Every few weeks, I attend CHE’s afternoon seminar presentations from leading UK health economists, and sometimes meet with policymakers from around the world to discuss the needs of global health decision-makers. These discussions help formulate policy impact evaluation ideas specific to the Low- and Middle-Income Countries I study in the Global Health team at CHE, and I often learn about cutting-edge causal inference techniques from our seminar speakers, which directly apply to my work. The days usually end with tasks such as data cleaning, less intensive writing or editing, double-checking any new code, and planning my intensive goals for the following morning. I wrap up with plenty of time to pick up my son from nursery, cook a healthy dinner, and spend the evening with family.

James Gaughan, Research Fellow

Staff Photo for James  Gaughan

I have worked at the Centre for Health Economics (CHE) since 2010. I have always found it to be a supportive and stimulating place to do research. Within the broad research area of policy evaluation, I have worked on several areas, including: variation in costs between hospitals; the relationship between hospital and long-term care; national and local productivity; outcomes from care in emergency departments; and waiting times. Working with different colleagues in these various areas has provided fantastic opportunities to discuss ideas and keep learning. I have never stopped appreciating that everybody’s door is metaphorically open.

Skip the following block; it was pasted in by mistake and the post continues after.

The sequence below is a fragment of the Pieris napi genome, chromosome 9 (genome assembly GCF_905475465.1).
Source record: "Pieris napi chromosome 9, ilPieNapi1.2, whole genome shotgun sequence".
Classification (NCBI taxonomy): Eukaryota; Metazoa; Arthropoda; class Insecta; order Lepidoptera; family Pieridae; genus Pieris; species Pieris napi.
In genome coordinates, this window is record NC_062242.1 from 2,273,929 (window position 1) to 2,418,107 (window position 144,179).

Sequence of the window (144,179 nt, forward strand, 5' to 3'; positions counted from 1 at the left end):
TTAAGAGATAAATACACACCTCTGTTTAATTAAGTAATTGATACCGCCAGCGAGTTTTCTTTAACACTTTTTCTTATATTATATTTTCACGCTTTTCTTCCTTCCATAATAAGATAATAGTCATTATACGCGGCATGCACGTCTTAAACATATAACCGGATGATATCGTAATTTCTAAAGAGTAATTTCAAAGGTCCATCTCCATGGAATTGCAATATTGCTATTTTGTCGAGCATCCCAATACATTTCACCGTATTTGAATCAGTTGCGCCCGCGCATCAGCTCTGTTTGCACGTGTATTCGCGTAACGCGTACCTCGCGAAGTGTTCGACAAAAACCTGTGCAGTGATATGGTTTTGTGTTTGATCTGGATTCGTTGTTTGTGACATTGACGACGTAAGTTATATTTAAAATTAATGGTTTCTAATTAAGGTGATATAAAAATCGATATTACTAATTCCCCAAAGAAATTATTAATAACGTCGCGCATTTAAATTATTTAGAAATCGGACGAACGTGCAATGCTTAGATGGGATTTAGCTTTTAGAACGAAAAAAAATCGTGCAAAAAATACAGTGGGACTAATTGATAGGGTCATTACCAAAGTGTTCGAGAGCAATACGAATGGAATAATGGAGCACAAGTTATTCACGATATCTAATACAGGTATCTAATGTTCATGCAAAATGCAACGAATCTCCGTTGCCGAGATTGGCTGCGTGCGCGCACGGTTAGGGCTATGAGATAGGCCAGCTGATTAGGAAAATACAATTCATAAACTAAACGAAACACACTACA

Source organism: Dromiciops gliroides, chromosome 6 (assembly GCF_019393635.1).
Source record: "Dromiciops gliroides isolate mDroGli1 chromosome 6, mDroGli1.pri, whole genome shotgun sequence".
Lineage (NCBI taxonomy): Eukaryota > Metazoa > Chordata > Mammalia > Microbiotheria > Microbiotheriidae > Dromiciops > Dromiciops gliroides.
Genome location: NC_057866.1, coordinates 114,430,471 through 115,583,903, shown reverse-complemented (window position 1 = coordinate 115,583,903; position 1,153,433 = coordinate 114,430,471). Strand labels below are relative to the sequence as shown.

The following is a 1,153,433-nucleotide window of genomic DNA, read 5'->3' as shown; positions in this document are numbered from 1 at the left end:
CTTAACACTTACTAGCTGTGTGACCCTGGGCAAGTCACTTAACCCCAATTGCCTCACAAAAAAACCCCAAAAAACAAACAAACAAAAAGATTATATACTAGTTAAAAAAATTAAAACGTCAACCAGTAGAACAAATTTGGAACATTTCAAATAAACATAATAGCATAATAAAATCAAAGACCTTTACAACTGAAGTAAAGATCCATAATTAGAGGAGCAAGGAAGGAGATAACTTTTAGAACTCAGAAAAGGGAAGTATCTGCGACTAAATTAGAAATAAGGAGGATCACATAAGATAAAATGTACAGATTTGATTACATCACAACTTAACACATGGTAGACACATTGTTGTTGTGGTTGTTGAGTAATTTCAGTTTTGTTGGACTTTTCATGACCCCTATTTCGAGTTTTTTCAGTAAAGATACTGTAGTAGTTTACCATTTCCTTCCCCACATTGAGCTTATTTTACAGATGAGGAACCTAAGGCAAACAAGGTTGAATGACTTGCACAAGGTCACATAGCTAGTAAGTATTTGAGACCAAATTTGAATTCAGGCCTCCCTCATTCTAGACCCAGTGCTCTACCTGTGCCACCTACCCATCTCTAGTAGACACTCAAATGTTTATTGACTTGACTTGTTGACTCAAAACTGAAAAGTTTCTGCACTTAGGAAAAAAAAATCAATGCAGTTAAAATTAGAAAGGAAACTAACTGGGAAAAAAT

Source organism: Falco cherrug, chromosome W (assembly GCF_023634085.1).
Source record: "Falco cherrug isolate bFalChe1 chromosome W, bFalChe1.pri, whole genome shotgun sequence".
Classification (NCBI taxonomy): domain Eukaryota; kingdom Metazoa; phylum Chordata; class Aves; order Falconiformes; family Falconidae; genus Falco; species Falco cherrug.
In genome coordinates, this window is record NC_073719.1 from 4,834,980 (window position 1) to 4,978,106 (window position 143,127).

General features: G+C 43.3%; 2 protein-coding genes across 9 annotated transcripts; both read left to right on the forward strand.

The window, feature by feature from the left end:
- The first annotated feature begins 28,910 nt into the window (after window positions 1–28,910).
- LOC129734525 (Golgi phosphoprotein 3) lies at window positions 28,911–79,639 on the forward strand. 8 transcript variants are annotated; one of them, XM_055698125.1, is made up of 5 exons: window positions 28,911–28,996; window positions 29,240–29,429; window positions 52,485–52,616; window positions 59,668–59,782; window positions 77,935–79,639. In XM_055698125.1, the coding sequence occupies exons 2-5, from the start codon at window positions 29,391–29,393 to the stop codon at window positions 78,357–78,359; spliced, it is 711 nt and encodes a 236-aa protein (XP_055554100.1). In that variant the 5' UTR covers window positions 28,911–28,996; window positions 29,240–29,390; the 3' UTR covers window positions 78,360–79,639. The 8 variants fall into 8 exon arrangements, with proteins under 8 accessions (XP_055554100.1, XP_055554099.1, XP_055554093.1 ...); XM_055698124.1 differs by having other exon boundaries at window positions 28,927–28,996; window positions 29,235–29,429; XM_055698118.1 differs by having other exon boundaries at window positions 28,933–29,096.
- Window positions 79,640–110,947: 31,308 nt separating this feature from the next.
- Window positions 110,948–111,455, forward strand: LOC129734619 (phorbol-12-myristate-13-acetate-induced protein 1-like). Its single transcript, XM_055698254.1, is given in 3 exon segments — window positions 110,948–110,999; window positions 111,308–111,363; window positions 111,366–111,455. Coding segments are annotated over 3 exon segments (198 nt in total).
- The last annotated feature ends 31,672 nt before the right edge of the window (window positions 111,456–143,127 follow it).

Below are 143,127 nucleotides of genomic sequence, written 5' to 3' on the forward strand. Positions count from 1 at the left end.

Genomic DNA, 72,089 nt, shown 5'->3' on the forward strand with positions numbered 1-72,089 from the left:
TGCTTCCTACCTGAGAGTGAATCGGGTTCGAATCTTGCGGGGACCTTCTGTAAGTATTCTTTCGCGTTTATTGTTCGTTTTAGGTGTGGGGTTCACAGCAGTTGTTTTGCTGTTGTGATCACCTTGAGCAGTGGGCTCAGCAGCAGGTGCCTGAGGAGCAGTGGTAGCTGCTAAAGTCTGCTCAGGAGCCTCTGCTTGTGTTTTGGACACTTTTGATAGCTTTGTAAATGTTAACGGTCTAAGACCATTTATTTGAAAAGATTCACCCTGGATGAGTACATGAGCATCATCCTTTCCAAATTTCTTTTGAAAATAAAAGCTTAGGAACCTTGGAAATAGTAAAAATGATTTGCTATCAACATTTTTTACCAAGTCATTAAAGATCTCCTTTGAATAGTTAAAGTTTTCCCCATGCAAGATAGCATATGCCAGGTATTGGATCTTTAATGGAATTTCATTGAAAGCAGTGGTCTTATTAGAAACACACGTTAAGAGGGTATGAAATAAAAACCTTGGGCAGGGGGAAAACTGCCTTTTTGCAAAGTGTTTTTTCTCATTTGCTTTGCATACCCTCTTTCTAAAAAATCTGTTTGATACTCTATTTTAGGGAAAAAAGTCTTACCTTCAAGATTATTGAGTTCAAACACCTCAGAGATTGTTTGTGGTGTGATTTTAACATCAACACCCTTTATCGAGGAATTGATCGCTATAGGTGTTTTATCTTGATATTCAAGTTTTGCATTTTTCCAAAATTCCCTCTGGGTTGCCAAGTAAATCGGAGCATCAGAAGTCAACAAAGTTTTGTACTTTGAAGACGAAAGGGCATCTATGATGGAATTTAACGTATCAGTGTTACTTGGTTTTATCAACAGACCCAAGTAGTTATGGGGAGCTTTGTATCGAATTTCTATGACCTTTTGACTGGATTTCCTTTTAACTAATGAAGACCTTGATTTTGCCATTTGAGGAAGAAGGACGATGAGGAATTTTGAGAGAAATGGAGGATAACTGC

I normally split a day into a major activity for the morning and afternoon. These could be developing code for data preparation or analysis; analysing and writing up results; drafting or editing papers. There may also be a project team meeting, a seminar, or another pre-arranged discussion. There will certainly be informal chats in the common room over lunch or in the corridors. So while there are general patterns, every day is different. It’s therefore especially valuable that work is very flexible. I am usually in the office, but always have the option of working from home when needed. This and the emphasis on work-life balance has also allowed me to sustain my passion for music and perform in concerts outside of work, an ideal way to let the mind work on questions in the background and reset.

As is so often the case, the people make a place. CHE is a wonderful place to work at because its people, as well as being highly skilled and knowledgeable, are a pleasure to work with.  

David Glynn, Research Fellow

Staff photo for David Glynn

I started my PhD at CHE in 2015 and have been a research fellow since 2019. CHE is a great place to work. A typical day for me usually involves a mix of modelling, emails, paper writing and one or two meetings. As a research fellow I have had the opportunity to work on a range of projects which is a great way to gain new technical skills and work with a wide variety of people. CHE tries to match projects to research interests. So far I have had the opportunity to work on projects in: multimorbidity modelling, machine learning, equity and multi-indication treatments. 

There are so many people here who are experts in their field and open to helping each other and collaborating. The CHE seminars draw in a range of excellent researchers so are great for keeping up to date with methods and making contacts.

The best thing about working at CHE are the people. There is a very collaborative non-hierarchical ethos. This means that PhD students, professional staff, junior and senior academics all mix together. People come from all over the world to work at CHE which makes for an interesting and inspiring environment.